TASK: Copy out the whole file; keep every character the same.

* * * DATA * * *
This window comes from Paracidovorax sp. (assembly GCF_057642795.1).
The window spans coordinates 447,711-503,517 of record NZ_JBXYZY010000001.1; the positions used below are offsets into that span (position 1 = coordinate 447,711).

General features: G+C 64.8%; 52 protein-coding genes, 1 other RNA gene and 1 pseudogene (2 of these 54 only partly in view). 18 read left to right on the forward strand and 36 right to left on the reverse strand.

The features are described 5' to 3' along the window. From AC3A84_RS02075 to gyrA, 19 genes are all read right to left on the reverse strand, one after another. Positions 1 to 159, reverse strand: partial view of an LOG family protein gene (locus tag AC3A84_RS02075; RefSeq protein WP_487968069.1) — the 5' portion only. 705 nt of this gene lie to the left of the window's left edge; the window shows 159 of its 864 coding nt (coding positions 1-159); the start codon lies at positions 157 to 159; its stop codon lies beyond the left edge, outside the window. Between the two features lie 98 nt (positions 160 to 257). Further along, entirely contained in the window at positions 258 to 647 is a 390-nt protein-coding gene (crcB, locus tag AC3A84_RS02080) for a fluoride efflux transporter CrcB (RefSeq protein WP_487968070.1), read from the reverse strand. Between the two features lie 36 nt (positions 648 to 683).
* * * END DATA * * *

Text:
This window comes from Paracidovorax sp. (assembly GCF_057642795.1).
The window spans coordinates 447,711-503,517 of record NZ_JBXYZY010000001.1; the positions used below are offsets into that span (position 1 = coordinate 447,711).

General features: G+C 64.8%; 52 protein-coding genes, 1 other RNA gene and 1 pseudogene (2 of these 54 only partly in view). 18 read left to right on the forward strand and 36 right to left on the reverse strand.

The features are described 5' to 3' along the window. From AC3A84_RS02075 to gyrA, 19 genes are all read right to left on the reverse strand, one after another. Positions 1 to 159, reverse strand: partial view of an LOG family protein gene (locus tag AC3A84_RS02075; RefSeq protein WP_487968069.1) — the 5' portion only. 705 nt of this gene lie to the left of the window's left edge; the window shows 159 of its 864 coding nt (coding positions 1-159); the start codon lies at positions 157 to 159; its stop codon lies beyond the left edge, outside the window. Between the two features lie 98 nt (positions 160 to 257). Further along, entirely contained in the window at positions 258 to 647 is a 390-nt protein-coding gene (crcB, locus tag AC3A84_RS02080) for a fluoride efflux transporter CrcB (RefSeq protein WP_487968070.1), read from the reverse strand. Between the two features lie 36 nt (positions 648 to 683).